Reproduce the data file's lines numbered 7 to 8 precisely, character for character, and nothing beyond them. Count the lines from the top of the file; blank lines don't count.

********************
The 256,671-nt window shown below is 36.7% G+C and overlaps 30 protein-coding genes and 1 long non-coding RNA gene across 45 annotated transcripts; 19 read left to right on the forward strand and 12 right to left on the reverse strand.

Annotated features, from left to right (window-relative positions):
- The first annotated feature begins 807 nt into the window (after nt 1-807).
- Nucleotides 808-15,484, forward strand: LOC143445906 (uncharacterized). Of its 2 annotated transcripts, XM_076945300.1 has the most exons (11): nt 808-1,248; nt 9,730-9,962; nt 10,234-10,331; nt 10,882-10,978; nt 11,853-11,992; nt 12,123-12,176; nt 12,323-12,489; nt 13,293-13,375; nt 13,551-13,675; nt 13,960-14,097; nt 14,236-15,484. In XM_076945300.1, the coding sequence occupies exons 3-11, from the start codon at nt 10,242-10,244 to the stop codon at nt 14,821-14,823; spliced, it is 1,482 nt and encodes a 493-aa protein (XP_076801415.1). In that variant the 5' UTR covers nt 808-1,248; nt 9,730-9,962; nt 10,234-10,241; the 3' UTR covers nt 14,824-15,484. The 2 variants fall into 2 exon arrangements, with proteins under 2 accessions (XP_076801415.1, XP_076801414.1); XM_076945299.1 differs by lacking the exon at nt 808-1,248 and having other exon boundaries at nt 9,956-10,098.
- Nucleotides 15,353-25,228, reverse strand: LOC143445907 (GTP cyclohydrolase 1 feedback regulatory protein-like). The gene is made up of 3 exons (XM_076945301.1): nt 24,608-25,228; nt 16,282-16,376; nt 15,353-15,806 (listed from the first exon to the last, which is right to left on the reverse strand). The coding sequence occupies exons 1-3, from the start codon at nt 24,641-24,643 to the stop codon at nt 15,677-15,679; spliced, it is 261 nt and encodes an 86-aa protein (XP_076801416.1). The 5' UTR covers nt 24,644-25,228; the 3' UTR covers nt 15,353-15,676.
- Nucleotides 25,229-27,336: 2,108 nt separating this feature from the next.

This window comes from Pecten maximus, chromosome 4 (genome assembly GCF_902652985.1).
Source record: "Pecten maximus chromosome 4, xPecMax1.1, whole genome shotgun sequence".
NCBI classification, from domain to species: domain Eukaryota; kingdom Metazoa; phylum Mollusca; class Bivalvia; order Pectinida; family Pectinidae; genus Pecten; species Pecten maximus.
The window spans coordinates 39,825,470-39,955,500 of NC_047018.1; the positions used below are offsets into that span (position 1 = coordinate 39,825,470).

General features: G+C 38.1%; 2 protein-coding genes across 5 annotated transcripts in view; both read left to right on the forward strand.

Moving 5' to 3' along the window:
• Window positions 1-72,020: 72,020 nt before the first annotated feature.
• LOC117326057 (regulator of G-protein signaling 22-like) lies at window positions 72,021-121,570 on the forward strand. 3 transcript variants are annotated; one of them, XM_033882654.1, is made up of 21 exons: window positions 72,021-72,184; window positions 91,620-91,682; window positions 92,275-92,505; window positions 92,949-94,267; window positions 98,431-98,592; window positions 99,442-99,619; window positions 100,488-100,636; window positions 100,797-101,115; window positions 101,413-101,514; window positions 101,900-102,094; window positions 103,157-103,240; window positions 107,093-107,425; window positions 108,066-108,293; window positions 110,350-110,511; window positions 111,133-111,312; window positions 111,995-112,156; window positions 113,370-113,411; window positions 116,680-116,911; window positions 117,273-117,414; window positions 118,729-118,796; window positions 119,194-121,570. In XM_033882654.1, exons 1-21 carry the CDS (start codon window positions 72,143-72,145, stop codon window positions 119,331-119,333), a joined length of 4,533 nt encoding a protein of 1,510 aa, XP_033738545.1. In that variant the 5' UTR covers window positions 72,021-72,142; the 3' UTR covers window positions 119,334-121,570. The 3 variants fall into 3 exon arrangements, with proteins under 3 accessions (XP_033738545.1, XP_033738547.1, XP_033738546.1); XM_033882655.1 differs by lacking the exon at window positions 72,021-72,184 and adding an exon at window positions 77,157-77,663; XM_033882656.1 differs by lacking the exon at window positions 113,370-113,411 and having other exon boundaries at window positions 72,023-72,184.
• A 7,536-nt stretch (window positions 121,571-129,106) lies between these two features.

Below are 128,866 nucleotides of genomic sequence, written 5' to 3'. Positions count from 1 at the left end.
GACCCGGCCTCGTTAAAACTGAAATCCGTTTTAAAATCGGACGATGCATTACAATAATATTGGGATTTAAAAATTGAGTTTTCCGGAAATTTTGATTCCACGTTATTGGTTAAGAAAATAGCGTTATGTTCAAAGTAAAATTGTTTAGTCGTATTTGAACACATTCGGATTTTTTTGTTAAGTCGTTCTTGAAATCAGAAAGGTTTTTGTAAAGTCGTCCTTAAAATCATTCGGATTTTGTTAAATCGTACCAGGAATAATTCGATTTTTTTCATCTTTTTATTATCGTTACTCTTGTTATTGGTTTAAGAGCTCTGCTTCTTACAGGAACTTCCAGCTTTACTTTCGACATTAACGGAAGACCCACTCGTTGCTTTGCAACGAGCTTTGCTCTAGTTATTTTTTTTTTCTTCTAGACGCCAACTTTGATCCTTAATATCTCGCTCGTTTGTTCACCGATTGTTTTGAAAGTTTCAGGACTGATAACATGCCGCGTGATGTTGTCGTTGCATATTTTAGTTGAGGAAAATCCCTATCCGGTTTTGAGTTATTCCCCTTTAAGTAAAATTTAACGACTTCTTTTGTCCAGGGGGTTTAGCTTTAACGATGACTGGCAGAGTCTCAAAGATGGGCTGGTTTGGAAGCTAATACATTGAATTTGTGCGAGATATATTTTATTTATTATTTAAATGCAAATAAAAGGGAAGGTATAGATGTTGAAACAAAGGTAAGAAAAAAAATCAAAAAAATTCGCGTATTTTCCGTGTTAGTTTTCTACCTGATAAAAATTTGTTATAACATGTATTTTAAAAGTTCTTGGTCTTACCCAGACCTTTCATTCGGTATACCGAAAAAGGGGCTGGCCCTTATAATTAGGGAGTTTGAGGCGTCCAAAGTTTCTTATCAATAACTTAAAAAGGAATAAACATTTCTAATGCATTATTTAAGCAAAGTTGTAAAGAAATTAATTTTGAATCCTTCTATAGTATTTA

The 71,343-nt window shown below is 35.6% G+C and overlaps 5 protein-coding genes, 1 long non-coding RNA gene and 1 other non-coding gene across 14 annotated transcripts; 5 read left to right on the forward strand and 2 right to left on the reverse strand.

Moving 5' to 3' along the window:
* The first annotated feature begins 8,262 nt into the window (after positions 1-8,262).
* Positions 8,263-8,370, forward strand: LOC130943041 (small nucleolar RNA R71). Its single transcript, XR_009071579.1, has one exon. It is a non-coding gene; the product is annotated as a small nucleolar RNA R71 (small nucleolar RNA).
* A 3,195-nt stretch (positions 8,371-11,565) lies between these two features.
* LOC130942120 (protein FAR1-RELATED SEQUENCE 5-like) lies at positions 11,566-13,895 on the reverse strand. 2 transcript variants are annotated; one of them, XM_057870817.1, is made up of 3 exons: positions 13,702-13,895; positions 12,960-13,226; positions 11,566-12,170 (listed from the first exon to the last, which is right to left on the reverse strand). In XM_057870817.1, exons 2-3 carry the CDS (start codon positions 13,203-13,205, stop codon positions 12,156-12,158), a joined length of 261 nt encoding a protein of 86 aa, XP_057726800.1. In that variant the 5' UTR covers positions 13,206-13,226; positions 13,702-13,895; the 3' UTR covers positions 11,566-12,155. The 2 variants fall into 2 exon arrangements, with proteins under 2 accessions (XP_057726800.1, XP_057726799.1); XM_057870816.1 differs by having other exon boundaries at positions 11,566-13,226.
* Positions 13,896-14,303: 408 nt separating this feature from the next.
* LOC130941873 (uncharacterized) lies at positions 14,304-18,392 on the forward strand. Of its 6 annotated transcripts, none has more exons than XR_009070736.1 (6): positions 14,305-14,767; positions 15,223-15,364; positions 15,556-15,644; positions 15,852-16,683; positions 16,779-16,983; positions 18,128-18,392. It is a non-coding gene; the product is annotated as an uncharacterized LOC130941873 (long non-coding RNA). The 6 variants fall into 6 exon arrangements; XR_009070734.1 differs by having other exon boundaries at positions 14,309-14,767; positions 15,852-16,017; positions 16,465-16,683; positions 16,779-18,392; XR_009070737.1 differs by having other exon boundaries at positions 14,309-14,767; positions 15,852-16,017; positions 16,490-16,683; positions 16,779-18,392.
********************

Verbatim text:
This window comes from Pecten maximus, chromosome 4 (genome assembly GCF_902652985.1).
Source record: "Pecten maximus chromosome 4, xPecMax1.1, whole genome shotgun sequence".